A 23.6-YEAR-OLD registered with the labour office for approximately 13.7 months with a professional secondary school or university education: this is the most typical example of someone who found work through the national youth employment projects, according to data from the Central Office of Labour, Social Affairs and Family (ÚPSVaR).
Between November 2012 and December 2013, employers created 11,605 jobs for unemployed people aged 29 or under through these projects. Observers however believe the projects will not permanently reduce youth joblessness, and call for more systematic changes.
Employers who participated in the projects were able to receive a maximum contribution of about €457 per month for each new position. The first project targeted the private sector, focusing on creating jobs in the transport sector and in small and medium-sized firms. The second focused on community-based jobs in municipalities.
The Labour Ministry views the projects, for which it allocated €70 million, as successful. Due to the high level of interest among employers, this form of employment might be the way to fight youth joblessness, said ministry spokesperson Michal Stuška.
The youth unemployment rate stood at 34 percent in 2012, according to the Strategies of the Slovak Republic for Youth for 2014-2020, authored by the Education Ministry.
“There are signs that the well-targeted support for employment is motivating to employers,” Stuška told The Slovak Spectator.
Employers say that though the projects have some benefits, they cannot solve high youth unemployment over the long term.
“These national projects help young people gain [their] first work experience and remove their handicap in the labour market,” Branislav Masár, executive director of the Federation of Employers’ Associations (AZZZ), told The Slovak Spectator, adding that it will be easier for young people to find work in the future.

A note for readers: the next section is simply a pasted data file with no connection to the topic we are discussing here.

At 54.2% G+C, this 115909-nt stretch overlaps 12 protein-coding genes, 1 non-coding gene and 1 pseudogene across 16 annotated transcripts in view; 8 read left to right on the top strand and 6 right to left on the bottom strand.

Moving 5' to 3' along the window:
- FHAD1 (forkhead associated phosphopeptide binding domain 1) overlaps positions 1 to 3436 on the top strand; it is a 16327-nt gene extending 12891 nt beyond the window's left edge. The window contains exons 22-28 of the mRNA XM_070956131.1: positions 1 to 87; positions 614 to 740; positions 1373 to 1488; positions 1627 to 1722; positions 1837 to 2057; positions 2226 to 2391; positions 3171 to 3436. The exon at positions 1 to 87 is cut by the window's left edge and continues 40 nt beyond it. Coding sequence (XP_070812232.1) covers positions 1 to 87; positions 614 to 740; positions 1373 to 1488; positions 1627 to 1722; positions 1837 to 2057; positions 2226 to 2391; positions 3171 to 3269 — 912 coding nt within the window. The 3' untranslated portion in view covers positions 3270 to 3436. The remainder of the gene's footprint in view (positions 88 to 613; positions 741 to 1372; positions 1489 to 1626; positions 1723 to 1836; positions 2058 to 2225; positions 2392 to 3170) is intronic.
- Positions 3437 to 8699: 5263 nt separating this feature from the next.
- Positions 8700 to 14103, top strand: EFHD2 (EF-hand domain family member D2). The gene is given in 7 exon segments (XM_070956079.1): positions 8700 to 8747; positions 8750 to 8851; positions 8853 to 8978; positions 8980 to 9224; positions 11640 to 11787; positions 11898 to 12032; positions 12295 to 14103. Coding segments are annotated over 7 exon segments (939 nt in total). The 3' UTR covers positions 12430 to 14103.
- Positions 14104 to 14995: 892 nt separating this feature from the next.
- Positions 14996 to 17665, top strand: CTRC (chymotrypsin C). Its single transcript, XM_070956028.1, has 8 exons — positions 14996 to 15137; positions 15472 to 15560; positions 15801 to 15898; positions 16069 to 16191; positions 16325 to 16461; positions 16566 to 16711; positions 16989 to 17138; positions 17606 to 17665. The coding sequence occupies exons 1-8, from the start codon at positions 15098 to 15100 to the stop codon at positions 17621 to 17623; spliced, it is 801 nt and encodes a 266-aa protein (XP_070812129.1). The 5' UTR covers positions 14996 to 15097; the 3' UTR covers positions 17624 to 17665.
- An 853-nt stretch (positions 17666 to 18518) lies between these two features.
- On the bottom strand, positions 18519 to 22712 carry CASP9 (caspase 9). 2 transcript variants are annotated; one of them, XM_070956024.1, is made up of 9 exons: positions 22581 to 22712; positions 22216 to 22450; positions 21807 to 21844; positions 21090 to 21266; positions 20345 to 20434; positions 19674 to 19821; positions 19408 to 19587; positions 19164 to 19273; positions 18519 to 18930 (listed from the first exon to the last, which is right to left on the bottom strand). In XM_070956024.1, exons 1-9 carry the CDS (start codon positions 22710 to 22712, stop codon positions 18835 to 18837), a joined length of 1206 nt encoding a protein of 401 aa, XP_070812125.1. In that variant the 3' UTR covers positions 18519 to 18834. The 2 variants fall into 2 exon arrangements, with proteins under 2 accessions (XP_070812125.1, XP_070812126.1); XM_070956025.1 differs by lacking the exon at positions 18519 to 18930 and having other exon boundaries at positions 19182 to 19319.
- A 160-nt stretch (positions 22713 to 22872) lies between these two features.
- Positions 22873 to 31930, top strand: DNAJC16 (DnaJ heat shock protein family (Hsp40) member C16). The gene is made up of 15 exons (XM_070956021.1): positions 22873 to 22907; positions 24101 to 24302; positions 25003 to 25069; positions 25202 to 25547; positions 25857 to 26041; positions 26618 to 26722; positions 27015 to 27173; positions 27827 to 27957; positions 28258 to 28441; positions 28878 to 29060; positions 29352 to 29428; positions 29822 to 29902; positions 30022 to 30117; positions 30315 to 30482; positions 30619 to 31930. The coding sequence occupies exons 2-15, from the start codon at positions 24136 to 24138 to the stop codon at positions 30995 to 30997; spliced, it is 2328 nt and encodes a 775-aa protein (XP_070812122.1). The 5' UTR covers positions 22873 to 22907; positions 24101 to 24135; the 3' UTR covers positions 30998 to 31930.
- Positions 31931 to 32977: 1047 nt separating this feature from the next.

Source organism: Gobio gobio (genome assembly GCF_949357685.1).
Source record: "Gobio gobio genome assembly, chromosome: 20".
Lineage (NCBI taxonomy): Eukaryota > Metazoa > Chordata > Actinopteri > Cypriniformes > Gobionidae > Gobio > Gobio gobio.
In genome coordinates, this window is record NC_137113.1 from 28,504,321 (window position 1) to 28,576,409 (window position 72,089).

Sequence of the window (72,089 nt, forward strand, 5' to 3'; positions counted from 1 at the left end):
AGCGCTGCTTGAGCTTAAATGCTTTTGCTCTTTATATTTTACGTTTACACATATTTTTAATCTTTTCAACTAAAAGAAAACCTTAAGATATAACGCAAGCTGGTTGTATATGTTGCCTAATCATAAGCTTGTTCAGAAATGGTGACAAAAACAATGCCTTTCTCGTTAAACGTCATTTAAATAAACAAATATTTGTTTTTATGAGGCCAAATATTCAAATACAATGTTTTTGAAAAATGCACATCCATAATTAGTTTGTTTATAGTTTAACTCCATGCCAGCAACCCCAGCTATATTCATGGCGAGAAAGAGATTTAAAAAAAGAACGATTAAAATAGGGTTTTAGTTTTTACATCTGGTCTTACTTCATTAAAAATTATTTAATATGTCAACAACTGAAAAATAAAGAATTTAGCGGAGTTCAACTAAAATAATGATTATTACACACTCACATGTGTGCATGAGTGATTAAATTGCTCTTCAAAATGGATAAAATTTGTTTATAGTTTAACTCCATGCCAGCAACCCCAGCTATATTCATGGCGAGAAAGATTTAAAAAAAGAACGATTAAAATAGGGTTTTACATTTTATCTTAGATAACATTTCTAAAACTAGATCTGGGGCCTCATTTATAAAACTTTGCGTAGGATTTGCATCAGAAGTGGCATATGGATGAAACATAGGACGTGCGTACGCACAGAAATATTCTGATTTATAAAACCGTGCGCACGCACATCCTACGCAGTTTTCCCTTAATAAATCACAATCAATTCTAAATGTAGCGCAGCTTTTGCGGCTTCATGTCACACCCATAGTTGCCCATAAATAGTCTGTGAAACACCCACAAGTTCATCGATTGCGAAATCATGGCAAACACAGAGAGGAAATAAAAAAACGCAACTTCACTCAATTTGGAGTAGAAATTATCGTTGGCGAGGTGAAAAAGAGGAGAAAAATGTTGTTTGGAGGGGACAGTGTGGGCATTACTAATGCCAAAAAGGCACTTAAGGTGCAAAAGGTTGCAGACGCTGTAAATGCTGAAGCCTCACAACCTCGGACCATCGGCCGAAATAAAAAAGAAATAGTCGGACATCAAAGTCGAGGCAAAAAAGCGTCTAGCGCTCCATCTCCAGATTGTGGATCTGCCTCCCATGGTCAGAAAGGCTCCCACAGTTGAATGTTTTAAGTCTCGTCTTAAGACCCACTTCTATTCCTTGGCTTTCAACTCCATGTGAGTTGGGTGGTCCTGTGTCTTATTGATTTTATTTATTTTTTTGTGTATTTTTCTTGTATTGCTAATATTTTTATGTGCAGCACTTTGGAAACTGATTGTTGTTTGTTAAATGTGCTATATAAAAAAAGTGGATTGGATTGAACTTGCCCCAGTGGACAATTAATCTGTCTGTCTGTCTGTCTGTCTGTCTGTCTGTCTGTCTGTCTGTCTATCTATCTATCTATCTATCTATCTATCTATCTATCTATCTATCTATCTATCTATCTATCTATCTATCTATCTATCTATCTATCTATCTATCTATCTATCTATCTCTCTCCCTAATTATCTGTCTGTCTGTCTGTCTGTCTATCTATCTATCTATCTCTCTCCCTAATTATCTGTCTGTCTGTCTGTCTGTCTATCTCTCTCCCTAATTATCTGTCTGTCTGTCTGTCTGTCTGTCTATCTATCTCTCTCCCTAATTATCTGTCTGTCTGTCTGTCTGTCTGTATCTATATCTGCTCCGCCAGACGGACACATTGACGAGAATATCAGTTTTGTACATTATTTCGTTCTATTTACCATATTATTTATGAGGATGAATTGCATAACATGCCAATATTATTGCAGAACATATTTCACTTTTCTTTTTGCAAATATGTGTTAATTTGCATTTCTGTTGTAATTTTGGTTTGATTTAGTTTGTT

Martin Hošták, secretary of the National Union of Employers (RÚZ), agrees with such benefits, but still considers them “costly, non-systemic projects with a short-term effect”.
Both Hošták and Masár say that if the state really wants to decrease long-term youth unemployment, it needs to make crucial changes in the education system.
Most jobs at micro-sized firms
According to the scheme, employers could receive a contribution for each new job created. Successful applicants received the money for six to 12 months, with the condition that they had to maintain the job for together 18 to 21 months, depending on their sphere of business.
The salaries within the scheme were supposed to exceed the minimum wage. The state covered the employees’ pay up to the minimum price of labour, while employers paid for the rest. The exact amount depended primarily on the qualifications of the employee.
ÚPSVaR statistics showed that in the private sector the projects helped create 1,402 new jobs in micro-sized companies, 427 positions in small companies, followed by 174 jobs in medium-sized firms. Most of the jobs were in wholesale and retail sales, industrial production, accommodation and catering services.
As for municipal projects, villages created 301 jobs for young unemployed, while towns found work for 100 people. Budgetary organisations created altogether 169 jobs and allowance organisations added 46 positions, according to ÚPSVaR.
Changes in other sectors necessary
The Labour Ministry says it plans to continue in similar projects in the future.
Luboš Sirota, head of the McROY Group recruitment company, does not share the Labour Ministry’s optimism, and believes that grant projects like these cannot solve the problem of young people with inappropriate qualifications, and that they only partially removed the consequences. Though firms pay less for the new employees, which makes their re-qualification cheaper, it would be good if these programmes were accompanied by reforms in the education system, he told The Slovak Spectator.
Moreover, the state should also make the Labour Code more flexible, Hošták said. Masár added that the state should adopt measures that motivate employers to create new jobs, like a flat decrease in taxes and payroll taxes for young employees, or make it easier to lay off working pensioners.
Regarding job sustainability, Sirota said that some of the jobs will certainly end after the companies stop receiving the state subsidy. Yet, firms that planned to create the jobs regardless of the subsidy might keep employees who prove to be good, he added.